On my first lap Paul breezed past me (again) on his 2nd lap on his way to a 9.54 finish, a superb achievement to join the ten hour club. After 2 laps of the run I could feel things starting to get on top of me and I slowed right down and at one stage sat at the side of the road for a minute. At this point Gav came back past me, he'd already been through a bad patch, and Jayne (who was part of our ladies relay team with Louise Fletcher and Diane Hamilton) shouted some words of encouragement (or possibly abuse) which spurred me on.
Again our supporters popped up in different places and were instrumental in keeping me going, I couldn't have them seeing me walk and I managed to pull it together for a decent last 10k of about 65 mins including a 'sprint' finish.
I know many of those who read this will have done plenty of iron distance races, but I would say to anyone who's thinking of doing one that you should get on with it. I think it's achievable for just about anyone, not necessarily next week or next month but with the right attitude and commitment you can build that endurance base and get there, if you want to.
I must also add that the trip as a whole I think was a massive success, having someone with the knowledge and contacts of Mark took all the stress out of the trip. I'm always more worried about the logistics of what kit needs to be where and when than I am about the race, but this was a breeze. Our hotel was 100 yards from transition, and were able to provide food late at night or early on race day.For those who don't know Mark runs Teamlink - a company that specialise in taking teams away on tour.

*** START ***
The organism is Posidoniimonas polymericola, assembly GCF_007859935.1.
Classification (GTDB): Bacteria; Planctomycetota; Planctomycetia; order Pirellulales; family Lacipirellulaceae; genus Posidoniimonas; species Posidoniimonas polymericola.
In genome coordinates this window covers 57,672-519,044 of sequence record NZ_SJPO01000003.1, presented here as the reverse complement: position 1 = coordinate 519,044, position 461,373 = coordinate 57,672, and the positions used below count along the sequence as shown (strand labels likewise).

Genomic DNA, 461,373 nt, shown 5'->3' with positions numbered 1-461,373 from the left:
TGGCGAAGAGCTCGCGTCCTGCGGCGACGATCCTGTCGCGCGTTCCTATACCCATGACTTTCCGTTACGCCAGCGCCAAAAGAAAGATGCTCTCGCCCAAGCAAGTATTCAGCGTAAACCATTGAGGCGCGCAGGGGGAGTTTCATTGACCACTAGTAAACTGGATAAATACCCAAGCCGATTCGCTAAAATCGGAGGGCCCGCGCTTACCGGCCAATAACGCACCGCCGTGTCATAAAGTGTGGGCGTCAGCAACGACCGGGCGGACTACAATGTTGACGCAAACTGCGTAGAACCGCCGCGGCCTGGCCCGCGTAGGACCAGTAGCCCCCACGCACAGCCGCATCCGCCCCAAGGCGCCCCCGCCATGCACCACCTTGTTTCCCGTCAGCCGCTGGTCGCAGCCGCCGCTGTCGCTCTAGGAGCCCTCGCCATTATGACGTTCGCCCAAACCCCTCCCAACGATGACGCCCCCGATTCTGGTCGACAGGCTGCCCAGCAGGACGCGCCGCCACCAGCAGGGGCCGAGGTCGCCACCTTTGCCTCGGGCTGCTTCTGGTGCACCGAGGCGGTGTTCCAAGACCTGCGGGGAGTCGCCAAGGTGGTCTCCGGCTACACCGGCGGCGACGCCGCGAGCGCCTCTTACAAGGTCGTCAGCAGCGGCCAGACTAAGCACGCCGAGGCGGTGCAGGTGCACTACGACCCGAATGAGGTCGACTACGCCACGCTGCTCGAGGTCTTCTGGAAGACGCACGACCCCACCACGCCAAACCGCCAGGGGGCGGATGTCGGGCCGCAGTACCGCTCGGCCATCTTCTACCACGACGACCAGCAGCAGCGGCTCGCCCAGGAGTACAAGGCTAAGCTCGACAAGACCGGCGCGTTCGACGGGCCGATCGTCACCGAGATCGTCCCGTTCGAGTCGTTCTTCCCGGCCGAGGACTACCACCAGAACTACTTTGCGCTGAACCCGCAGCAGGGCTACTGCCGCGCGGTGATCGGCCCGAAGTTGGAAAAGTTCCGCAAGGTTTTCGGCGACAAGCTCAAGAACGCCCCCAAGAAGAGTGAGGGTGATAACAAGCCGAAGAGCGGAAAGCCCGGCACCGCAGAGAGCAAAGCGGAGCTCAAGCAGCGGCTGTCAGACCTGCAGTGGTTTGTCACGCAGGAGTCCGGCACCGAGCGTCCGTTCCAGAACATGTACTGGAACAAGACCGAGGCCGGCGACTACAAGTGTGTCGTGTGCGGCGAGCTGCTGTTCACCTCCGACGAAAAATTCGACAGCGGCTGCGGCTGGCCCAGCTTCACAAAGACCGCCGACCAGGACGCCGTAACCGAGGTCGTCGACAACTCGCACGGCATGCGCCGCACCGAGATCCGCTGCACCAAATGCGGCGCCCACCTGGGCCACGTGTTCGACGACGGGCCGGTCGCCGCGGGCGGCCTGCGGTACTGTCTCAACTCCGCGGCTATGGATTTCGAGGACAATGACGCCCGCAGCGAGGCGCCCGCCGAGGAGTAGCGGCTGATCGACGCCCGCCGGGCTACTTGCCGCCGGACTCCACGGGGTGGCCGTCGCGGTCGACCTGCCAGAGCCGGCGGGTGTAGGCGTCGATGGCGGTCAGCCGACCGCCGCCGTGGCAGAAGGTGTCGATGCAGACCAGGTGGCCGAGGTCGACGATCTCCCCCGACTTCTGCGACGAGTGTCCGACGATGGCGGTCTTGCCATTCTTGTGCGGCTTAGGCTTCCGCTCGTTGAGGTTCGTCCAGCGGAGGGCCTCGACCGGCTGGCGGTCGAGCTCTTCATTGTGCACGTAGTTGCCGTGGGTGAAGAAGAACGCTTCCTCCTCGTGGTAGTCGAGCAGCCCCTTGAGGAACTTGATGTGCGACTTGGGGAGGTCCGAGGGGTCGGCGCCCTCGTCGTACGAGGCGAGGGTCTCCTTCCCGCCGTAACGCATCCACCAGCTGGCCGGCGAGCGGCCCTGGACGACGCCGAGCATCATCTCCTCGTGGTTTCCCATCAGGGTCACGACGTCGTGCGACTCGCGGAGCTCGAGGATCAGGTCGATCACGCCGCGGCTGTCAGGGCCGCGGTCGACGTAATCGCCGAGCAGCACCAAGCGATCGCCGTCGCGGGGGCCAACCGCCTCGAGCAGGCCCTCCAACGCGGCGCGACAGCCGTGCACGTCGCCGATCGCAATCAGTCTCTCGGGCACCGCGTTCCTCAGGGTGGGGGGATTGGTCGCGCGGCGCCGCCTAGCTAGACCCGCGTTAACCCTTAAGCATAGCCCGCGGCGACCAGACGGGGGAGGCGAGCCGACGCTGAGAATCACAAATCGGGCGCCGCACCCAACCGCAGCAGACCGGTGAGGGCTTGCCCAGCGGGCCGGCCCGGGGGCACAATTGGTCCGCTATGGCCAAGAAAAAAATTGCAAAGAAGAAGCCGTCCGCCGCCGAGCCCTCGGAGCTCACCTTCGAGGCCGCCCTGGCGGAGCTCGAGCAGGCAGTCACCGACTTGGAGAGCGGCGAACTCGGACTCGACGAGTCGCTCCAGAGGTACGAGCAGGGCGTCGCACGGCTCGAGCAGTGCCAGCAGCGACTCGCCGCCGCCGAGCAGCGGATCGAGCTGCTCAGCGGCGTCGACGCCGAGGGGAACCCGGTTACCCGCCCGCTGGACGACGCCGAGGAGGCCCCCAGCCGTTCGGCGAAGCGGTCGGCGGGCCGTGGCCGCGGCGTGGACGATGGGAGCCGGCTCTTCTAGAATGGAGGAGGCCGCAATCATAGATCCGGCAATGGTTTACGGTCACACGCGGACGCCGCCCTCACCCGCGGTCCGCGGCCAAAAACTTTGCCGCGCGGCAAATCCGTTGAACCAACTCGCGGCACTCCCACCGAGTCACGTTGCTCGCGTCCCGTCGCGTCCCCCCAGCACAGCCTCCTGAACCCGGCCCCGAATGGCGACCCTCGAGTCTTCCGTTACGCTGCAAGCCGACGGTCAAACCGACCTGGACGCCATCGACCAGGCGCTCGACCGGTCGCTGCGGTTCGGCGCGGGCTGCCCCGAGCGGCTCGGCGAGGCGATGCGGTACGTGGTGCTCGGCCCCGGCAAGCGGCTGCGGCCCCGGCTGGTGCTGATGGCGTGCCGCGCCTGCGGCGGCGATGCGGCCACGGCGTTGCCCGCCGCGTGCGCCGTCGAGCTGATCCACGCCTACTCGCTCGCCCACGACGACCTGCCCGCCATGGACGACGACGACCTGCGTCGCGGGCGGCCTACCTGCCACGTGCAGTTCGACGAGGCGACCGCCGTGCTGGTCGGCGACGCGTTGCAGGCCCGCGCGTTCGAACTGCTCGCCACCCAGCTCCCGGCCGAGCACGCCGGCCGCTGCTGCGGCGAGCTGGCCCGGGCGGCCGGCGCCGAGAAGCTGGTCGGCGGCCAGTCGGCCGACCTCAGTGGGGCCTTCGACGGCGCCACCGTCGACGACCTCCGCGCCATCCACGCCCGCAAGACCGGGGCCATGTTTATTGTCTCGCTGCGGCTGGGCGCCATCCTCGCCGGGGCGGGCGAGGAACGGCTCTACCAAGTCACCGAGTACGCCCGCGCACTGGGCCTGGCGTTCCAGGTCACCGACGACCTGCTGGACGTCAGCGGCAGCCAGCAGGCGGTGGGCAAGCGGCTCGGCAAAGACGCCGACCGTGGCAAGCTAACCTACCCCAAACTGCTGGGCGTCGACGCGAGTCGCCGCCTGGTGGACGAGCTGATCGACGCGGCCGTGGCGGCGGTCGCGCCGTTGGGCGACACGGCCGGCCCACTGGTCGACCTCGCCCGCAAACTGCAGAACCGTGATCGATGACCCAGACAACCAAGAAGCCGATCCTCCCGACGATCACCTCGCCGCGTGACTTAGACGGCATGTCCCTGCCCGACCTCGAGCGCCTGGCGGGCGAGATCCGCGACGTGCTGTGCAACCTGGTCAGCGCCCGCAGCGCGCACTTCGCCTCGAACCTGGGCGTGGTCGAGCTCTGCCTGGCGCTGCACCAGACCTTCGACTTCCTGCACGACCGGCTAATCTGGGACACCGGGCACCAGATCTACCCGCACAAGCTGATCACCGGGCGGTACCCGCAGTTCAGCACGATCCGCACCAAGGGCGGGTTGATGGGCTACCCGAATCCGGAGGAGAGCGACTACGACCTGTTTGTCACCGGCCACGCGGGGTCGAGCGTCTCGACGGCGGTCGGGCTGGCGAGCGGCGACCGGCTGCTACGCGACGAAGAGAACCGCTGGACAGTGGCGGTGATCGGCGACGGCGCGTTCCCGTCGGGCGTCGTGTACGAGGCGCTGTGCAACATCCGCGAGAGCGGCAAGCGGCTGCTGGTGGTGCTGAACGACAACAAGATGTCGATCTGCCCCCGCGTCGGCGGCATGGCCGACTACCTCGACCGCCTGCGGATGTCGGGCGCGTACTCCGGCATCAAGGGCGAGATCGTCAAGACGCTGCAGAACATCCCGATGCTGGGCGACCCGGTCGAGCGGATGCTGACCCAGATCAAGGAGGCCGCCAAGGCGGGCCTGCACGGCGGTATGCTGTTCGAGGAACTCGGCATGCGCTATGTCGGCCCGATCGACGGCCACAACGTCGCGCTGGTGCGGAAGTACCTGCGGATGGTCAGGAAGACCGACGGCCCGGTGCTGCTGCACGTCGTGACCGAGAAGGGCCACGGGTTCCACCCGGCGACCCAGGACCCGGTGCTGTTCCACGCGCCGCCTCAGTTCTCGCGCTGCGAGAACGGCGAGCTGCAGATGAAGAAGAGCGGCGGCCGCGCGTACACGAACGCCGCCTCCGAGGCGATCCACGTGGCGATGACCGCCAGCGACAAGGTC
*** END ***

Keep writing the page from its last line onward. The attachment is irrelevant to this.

I think it was also great that we were able to have a couple of days to recover and celebrate in the sun - I was pleasantly surprised with how much fun a bunch of triathletes can be after the race, it was almost like being back on tour again, but without the singing or (as much) nudity. Further details of the afterparty will of course remain 'on tour' but there was at least one broken wrist so it must have been fun.
I'd also like to mention Andy Thornton who has helped me with my training plans and steered me on the right course for this race. Again I think a goal that seems unachievable on your own can be made so much more realistic when you get help from the right people, and there are plenty of such people in the club.
Speaking of which the rumour is that the next club outing may be in the offing, apparently IM 70.3 Mallorca could be an option, so I recommend you start saving and training - and if you don't think you can do a half next year, get a relay team together and train for one event. Then you can put them all together in 2013
- Swim - Louise Fletcher 1:42:56
- Bike - Diane hamilton 6:02:42
- Run - Jayne broomhall 3:57:03